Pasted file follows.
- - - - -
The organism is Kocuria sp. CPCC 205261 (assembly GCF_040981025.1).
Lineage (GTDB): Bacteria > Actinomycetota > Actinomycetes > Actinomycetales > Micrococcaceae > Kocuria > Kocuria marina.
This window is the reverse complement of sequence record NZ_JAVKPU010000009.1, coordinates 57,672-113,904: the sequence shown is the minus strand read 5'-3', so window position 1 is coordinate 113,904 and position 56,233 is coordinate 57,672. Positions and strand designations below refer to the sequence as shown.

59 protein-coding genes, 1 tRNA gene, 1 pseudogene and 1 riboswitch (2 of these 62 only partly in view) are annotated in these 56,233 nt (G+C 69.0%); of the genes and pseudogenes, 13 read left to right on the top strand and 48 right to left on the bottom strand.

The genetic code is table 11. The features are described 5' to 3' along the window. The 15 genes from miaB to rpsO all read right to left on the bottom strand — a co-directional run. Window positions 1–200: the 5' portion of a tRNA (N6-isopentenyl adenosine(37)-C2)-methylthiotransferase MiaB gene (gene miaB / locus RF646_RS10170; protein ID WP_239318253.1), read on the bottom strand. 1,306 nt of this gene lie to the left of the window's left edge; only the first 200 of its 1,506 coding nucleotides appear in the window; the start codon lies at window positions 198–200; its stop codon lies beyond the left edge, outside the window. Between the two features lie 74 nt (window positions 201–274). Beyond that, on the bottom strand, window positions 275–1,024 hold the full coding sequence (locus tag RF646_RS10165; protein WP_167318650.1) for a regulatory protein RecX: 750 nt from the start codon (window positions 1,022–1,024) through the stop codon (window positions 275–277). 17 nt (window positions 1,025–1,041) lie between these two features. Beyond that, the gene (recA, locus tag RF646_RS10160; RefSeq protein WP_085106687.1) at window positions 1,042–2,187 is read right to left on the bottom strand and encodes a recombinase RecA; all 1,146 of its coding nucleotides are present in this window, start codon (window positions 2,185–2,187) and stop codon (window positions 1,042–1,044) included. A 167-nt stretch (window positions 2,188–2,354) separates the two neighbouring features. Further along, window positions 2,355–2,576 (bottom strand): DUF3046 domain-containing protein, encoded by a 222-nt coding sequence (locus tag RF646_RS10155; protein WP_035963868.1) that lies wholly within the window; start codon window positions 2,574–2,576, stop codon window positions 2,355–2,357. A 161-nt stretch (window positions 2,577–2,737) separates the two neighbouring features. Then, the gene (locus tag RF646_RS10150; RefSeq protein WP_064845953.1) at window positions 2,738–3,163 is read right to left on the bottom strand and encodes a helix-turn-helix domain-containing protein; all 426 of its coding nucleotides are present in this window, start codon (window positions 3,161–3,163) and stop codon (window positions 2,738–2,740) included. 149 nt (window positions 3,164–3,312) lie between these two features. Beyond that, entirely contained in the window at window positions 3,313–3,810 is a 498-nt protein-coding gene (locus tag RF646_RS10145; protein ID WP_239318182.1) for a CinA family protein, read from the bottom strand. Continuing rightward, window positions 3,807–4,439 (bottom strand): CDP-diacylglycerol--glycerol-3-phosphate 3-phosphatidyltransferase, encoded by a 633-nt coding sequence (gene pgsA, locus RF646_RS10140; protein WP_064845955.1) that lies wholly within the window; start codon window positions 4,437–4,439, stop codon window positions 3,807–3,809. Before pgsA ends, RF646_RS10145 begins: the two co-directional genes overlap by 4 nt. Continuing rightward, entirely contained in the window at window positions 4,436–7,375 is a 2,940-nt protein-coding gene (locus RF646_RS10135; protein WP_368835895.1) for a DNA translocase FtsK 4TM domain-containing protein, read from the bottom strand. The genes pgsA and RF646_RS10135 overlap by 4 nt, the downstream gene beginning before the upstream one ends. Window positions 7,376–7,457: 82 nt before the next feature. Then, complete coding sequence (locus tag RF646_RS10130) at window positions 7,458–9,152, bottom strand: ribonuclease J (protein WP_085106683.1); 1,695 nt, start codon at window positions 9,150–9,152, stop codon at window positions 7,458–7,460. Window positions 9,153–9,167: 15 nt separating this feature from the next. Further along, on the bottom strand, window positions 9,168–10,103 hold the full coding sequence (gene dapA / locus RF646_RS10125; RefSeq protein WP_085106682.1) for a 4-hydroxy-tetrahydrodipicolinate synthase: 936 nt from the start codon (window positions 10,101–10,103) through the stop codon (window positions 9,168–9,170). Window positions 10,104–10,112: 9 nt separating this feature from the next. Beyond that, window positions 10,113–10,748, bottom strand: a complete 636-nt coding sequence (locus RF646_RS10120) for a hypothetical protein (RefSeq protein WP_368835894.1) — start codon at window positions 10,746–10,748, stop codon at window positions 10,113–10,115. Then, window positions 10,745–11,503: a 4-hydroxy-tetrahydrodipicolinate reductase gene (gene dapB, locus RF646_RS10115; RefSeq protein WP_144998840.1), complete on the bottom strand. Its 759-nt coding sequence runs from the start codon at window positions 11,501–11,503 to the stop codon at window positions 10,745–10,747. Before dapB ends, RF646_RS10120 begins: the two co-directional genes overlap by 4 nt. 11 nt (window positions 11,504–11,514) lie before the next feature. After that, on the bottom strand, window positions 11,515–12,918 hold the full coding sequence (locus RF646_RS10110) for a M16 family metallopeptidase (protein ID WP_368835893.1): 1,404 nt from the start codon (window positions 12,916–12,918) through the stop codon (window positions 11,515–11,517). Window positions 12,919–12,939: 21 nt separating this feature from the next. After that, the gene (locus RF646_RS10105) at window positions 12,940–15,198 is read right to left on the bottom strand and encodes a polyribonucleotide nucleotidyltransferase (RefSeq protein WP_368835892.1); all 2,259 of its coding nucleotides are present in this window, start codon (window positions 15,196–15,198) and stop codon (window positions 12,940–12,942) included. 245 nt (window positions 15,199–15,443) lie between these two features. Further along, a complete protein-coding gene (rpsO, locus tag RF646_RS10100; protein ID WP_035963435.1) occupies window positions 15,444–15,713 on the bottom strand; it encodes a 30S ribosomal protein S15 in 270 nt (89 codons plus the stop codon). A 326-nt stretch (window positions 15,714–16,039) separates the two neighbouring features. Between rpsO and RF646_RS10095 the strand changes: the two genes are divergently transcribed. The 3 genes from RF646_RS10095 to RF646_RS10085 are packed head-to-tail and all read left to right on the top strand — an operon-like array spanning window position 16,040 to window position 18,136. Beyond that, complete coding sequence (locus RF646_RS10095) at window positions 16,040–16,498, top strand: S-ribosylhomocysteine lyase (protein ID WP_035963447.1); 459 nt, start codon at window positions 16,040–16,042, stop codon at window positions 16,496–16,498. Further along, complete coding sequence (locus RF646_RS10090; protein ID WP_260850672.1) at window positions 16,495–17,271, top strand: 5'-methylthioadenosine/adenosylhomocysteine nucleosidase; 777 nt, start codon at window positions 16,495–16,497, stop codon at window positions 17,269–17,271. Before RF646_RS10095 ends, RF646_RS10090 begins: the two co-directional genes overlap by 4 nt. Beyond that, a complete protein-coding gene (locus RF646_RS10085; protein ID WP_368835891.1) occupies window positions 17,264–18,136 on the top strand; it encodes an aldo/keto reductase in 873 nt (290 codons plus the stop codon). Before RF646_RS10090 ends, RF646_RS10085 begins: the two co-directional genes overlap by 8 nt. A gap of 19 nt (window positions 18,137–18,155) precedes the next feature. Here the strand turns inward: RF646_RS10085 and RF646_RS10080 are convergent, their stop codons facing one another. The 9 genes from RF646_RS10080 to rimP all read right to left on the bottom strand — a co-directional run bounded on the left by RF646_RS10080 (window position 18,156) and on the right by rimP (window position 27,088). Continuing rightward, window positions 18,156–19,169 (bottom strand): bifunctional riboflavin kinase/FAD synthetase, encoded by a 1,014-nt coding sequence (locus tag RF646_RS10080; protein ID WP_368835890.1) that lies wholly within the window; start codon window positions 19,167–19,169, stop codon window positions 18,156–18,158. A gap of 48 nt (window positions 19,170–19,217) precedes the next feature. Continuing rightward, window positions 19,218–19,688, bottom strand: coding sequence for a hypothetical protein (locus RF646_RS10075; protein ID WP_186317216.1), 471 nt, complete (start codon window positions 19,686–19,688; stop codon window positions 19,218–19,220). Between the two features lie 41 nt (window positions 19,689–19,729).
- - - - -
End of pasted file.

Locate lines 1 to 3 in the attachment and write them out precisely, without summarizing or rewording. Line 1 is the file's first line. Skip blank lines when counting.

The organism is Kocuria sp. CPCC 205261 (assembly GCF_040981025.1).
Lineage (GTDB): Bacteria > Actinomycetota > Actinomycetes > Actinomycetales > Micrococcaceae > Kocuria > Kocuria marina.
This window is the reverse complement of sequence record NZ_JAVKPU010000009.1, coordinates 57,672-113,904: the sequence shown is the minus strand read 5'-3', so window position 1 is coordinate 113,904 and position 56,233 is coordinate 57,672. Positions and strand designations below refer to the sequence as shown.